Picture this: you’re a college student who has been having an affair with a married man. You discover that you’re pregnant. The father, of course, wants nothing to do with the baby, and you have very little money and a degree to earn. What do you do?
In a YouTube interview with James Franco, Liz Harman, Associate Professor of Philosophy at Princeton University, attempts to answer that very question. (And yes, the video is just as bizarre as its description. Watch it here).
Admittedly, the first time I watched the video, I snickered at James Franco’s facial expressions and rolled my eyes through much of Professor Harman’s attempts to morally justify abortion. But the second time I watched, I became more disturbed by Harman’s logic in defense of abortion. Frankly, it was terrifying.
The core of Harman’s logic is this: if a fetus was never meant to become a human being, then its mother is not morally wrong in terminating the pregnancy. By Harman’s terms, a fetus is not a future human being if it dies in the womb through abortion or miscarriage. Therefore, fetuses who die in the womb because of abortion did not have moral status to begin with because their mothers chose abortion. And because they did not have moral status, abortion was a morally justifiable decision.
Are you as dizzy as I am from this circular reasoning?
Professor Harman insists that her logic is not circular, and we could argue about that all day. However, the important point in all of her confusing logic is this: she is making inherently pro-life arguments.
Let’s examine her two main assertions: 1) a fetus that is aborted dies in the womb, and 2) the fetus’s moral status is derivative of its future. Those who are pro-life believe that abortion is the killing of an unborn baby, and they believe that fetuses are worth protecting because they are human beings who have the right to life. While Harman is obviously defending abortion (or is at least attempting to do so), her assertion in the immorality of aborting fetuses that have a future outside the womb is an incredibly pro-life stance.
Unfortunately, Harman is avoiding the next logical step: all fetuses have a right to life – not just those that a mother decides should have a future.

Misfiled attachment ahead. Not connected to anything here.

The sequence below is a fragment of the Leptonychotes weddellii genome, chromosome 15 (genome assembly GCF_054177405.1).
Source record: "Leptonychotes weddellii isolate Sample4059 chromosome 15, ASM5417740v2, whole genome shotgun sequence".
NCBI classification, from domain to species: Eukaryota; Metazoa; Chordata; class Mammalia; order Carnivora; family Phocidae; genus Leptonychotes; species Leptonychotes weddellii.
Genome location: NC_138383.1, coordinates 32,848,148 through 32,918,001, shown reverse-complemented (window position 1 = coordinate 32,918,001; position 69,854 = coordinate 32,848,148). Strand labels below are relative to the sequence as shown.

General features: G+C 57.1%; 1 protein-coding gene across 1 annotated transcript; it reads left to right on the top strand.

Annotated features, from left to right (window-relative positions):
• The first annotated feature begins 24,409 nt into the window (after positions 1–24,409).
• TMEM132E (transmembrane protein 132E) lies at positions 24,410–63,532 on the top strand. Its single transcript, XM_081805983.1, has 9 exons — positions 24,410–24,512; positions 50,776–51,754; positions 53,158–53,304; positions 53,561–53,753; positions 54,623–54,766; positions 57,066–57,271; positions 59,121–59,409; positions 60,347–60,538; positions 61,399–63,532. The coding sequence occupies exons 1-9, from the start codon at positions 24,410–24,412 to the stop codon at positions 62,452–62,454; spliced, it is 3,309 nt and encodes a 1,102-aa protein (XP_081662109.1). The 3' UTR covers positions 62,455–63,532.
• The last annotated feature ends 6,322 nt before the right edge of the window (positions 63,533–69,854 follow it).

Remember the pregnant college student at the beginning of this post?
While Harman and her circular logic would have deemed aborting that woman’s fetus as not “morally bad,” I would argue that all fetuses inherently possess the inalienable right to life and therefore aborting any fetus is “morally bad.”
But of course, I’m biased – the woman in that story was my mom’s birthmother. Without her choice to keep her inconvenient fetus and give that future human being up for adoption, my mother would not have been born, and my wonderful grandparents wouldn’t have had a daughter to adopt and raise and love. Not to mention, my sister and I wouldn’t be here today, nor would any children we will have and any children they will have. Do you see where I’m going with this?
Harman’s logic is dangerous because it chips away at the very foundation of our moral society: that all men are created equal, that they are endowed by their Creator with certain inalienable Rights, that among these are Life, Liberty, and the pursuit of Happiness.
Inalienable: incapable of being alienated, surrendered, or transferred.
Our country was founded on the concept that all of us inherently have these rights, and no government or other person can ever alienate, surrender, or transfer our rights from us.
Professor Harman claims that “the future endows moral status on [the fetus], and if we allow it to have this future, then we’re allowing it to be the kind of thing that has moral status.”
This logic is disgusting and dangerous. We do not allow a fetus to have a future and therefore a moral status. Fetuses have a moral status because all fetuses have a future.
And that future is worth protecting.
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